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EN: the share assigned government

Discussion in 'French and English Grammar / Grammaire française et anglaise' started by moramarth, Jan 13, 2013.

  1. moramarth New Member

    Français - France
    Bonjour à tous,

    J'essaie de traduire un article de Milton Friedman (je ne suis pas monétariste) et il utilise en 1948 cette étrange expression : « share assigned governement » de manière fréquente. Je vais d'abord mettre le contexte d'apparition du schmilblick :

    First, there is and can be no simple, reasonably objective, rule to determine the optimum share of activity that should be assigned to government—short of complete socialization—even if stability were the only objective. Changes in circumstances are likely to produce rapid and erratic variations in the share that seems desirable. But changes in the share assigned government are themselves likely to be destabilizing, both directly and through their adverse effects on anticipations.​

    Je traduirais volontiers share assigned governments par « part assignée au gouvernement », mais la bonne grammaire anglaise voudrait que Friedman écrive share assigned to government ou encore government assigned share, non ? J'ai l'impression que Friedman a répété une erreur de grammaire, énorme, une douzaine de fois dans l'article. Quelque chose m'échapperait-elle ?

    Merci à tous.
  2. beardfisher Junior Member

    Marseille, France
    French - France
    Mon avis est que Friedman parle ici d'un "gouvernement auquel une part de l'activité est assignée" si je me réfère au début de votre citation "...optimum share of activity that should be assigned to government". Cela dit, je ne suis pas sûr de tout comprendre, ayant pourtant étudié l'économie dans ma jeunesse (shame on me!)
  3. lucas-sp Senior Member

    English - Californian
    I think you're translating this correctly; the "share assigned government" must be "the share assigned to government," which even shows up in the first sentence you sight.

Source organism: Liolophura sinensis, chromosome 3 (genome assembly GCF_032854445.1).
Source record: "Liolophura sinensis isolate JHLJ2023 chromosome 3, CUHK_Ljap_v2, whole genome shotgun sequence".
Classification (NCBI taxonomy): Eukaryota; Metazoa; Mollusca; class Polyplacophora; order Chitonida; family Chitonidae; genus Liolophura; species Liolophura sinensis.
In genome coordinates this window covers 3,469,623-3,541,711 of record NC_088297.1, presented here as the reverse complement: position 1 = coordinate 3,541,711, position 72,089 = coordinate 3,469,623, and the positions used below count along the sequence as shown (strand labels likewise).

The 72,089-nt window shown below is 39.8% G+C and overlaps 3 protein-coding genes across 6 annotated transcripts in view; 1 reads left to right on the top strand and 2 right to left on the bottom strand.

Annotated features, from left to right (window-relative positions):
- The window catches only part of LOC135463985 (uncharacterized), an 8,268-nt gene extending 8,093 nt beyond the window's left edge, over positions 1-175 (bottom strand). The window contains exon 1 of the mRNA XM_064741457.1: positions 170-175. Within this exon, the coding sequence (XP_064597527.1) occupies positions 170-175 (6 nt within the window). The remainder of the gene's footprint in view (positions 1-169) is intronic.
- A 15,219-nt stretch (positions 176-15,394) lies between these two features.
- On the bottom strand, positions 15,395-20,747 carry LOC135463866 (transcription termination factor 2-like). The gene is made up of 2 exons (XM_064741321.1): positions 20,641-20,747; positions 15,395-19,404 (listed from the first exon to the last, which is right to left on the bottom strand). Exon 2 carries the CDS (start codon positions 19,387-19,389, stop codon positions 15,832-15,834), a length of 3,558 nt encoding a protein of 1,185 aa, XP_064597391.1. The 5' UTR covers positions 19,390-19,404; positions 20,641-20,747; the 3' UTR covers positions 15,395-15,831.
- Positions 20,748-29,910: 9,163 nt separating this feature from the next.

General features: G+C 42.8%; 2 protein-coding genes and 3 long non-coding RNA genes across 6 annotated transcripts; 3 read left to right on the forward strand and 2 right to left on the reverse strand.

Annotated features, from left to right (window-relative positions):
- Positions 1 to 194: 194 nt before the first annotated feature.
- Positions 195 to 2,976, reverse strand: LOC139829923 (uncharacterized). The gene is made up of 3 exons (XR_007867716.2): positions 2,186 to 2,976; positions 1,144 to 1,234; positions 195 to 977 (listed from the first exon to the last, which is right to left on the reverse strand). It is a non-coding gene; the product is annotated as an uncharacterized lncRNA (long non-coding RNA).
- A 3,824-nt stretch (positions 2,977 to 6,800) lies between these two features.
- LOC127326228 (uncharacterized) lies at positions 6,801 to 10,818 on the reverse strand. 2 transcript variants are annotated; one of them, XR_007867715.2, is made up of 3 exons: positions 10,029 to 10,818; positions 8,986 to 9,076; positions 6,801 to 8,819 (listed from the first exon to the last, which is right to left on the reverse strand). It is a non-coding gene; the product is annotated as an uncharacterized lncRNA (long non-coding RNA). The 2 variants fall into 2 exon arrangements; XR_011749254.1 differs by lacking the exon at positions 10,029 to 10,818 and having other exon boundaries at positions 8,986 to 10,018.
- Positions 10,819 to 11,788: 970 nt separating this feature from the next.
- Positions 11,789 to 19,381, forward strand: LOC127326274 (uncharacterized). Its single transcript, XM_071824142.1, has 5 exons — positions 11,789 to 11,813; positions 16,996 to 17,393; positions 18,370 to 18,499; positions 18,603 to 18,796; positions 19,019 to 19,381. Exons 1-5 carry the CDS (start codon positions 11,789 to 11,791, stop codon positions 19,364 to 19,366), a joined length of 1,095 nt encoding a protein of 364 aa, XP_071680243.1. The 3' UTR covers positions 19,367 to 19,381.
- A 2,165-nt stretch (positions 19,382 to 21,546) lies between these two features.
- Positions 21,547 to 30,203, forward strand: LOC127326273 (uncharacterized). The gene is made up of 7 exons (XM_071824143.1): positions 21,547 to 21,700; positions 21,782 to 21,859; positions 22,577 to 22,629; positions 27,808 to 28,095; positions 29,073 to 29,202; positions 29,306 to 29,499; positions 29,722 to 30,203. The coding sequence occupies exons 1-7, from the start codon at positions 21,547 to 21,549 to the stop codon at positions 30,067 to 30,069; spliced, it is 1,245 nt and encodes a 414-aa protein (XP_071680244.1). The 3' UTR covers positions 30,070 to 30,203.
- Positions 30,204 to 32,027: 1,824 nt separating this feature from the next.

That being said, I don't think this is an error. We can say "the role assigned her" and "the role assigned to her" both to mean "le rôle assigné à elle." The "to" is not obligatory, although it is clearer and more stylish, in my opinion. Although I would prefer "assigned to" here, I don't see anything grammatically wrong with dropping the "to."
  4. moramarth New Member

    Français - France
    Thanks Lucas-sp. That's all I needed. Have a nice day.
  5. radagasty Senior Member

    Cambridge, UK
    Australia, Cantonese
    I'm not sure I am altogether convinced by this argument, which is to say, I do not accept the conclusion that 'the rôle assigned government' is good and correct English, even though the premises seem reasonable to me. At any rate, it ought to be pointed out that government without the definite article can only refer to the activity of governing, and not the institution that governs. Translating it as part assignée au gouvernement would therefore be problematic, since the reader would quite naturally assume that the institution was meant.
  6. lucas-sp Senior Member

    English - Californian
    You're overthinking it. I'm sure if Friedman had meant to emphasize the activity of government, he would have said "the share assigned to governance." In AE, at least, "government" can refer both to a particular government and the idea of governing as a practice, with or without the definite article. (Think about The Government of the Self and Others, for instance: there "the government" means "the activity of governing.")
  7. moramarth New Member

    Français - France
    From the same Friedman's article : "Throughout, it pertains entirely to the federal government and all references to “government” should be so interpreted."
  8. lucas-sp Senior Member

    English - Californian
    Go with that.

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